JUSTYN NOREK JNR: When I asked my good friend Carlo what trials machines we could test from his collection he suggested the Fantic 125cc ex-works machine of the late great top Italian trials rider of the eighties Diego Bosis, as along with him I am a secret Fantic fan! The machine test took place at Carlo’s mountain house where he has a wide variety of terrain to ride on. Carlo and Pippo (Bartorilla) were already waiting for us with the machine prepared and ready for some static pictures.
Without wasting too much time, we took the Fantic to various places searching for attractive shots. As I am keen on four-strokes, I was particularly curious to try this small two-stroke. One kick on the forward rather than backwards kick-start lever and the engine was running with its particular ‘Fantic’ sound that you easily recognise. The kick-start arrangement is unique in the trials world, but you very soon get used to it and appreciate the benefits of being able to start the engine while sat down on the machine.
With my father busy, my mother, Bogdana, had come along to take the pictures, and much to my delight I soon had her stood in position in the river! After a few minutes of riding around to get the feeling of the Fantic and I jumped down into the stream bed. The first thing that impressed me most is how light this machine feels; I believe this is very much a good feeling from all the Fantic trials machines I have ridden, they feel immensely light to ride and in action.
A Lightweight Sensation
I believe that this was due to the fact that they started with a 125cc engine capacity size before moving to 156cc and then to a 212cc before finally arriving at the 249cc. This lightweight sensation changed the way trials machines were ridden, introducing the style of Thierry Michaud and Jordi Tarres. The ease with which you could move the Fantic around was incredible. I must say that it feels very close to the modern machines but, of course, with limitations due to its age.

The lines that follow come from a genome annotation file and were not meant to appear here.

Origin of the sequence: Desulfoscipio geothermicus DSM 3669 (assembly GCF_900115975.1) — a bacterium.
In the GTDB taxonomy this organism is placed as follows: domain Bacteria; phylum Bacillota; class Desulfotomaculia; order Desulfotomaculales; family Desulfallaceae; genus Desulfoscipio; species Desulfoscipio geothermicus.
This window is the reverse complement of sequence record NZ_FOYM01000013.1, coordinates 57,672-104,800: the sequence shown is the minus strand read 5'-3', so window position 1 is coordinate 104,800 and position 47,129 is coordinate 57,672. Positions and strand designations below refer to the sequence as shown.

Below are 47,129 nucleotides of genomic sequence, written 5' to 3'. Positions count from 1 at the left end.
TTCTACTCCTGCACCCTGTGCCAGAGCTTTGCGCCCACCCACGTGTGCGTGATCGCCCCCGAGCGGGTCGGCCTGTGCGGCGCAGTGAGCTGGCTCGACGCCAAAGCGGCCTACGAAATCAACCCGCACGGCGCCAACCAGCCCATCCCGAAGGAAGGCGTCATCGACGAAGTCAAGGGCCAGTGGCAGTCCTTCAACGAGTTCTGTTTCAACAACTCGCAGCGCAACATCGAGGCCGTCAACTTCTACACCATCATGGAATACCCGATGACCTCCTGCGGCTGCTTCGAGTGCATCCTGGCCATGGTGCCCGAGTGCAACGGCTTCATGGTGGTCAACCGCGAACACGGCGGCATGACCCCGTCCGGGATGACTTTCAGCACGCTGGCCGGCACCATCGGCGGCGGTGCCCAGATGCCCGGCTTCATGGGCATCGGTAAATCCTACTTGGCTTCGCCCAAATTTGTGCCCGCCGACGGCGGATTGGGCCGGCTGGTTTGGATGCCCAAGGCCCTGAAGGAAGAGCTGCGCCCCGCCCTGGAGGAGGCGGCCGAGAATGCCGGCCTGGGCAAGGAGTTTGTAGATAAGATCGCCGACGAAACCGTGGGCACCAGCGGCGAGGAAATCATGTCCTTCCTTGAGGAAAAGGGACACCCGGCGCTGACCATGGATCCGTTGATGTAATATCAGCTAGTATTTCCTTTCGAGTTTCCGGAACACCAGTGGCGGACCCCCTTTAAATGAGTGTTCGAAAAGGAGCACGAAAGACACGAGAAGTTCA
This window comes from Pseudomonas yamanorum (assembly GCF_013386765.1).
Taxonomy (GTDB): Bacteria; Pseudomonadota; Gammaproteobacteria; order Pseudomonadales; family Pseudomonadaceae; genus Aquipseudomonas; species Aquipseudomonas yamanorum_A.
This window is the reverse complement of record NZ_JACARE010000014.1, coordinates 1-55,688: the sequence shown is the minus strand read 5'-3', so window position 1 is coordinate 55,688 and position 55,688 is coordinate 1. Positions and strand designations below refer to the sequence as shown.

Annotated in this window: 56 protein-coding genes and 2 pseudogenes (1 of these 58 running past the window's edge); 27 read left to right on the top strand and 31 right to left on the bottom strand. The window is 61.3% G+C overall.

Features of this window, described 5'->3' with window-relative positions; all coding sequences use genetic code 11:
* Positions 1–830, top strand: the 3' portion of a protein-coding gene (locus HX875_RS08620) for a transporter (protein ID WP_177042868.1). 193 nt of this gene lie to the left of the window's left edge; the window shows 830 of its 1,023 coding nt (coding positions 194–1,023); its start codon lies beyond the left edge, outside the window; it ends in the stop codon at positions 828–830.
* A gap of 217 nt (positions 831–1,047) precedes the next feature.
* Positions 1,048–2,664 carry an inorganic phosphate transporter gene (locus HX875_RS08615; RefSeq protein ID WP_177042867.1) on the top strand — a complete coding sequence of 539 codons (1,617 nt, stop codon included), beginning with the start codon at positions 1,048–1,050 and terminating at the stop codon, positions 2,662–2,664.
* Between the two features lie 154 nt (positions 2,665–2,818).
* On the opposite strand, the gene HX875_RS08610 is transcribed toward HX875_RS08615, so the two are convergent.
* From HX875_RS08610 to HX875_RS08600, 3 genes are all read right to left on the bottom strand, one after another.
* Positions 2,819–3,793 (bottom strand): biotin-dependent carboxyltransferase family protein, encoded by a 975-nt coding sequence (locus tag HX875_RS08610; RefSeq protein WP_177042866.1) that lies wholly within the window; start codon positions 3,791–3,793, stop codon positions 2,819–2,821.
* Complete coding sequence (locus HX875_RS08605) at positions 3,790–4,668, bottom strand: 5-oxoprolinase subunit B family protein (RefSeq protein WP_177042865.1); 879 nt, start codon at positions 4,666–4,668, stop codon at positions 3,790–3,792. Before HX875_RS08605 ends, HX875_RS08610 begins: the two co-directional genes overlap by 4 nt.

Another feature I also quickly felt at home with was the handling and riding position which was just perfect for me. It has excellent brakes, and the suspension is always allowing for an easy passage over obstacles while easily remaining in full control of the machine.
The main concern (or difference) for me when riding was that you had to rev the engine harder to get the performance from it. At the start of the test, I stalled the engine few times, but this was 100% rider error on my part. As I became more familiar with it, I was thinking of just how Diego would have felt about changing the engine from the 125cc for the 212cc one as it would have given it so much more power but continued with the lightweight sensation.
Another great aspect of the machine is a very light clutch action which resisted all my abuse when trying modern ‘tricks’. If I only we could fit the 249cc engine, but Carlo will not allow me to do that, so I have a solution. I will find and buy a 249cc Fantic as there are still plenty of such machines around and now I understand why those models are so popular in classic trials.
As you can gather, I was very impressed with this Fantic and my only regret was not watching Diego Bosis perform on it. And now for a little bit of advice: just go out and buy a Fantic whether it is a 125, 156, 212 or 249, just buy it!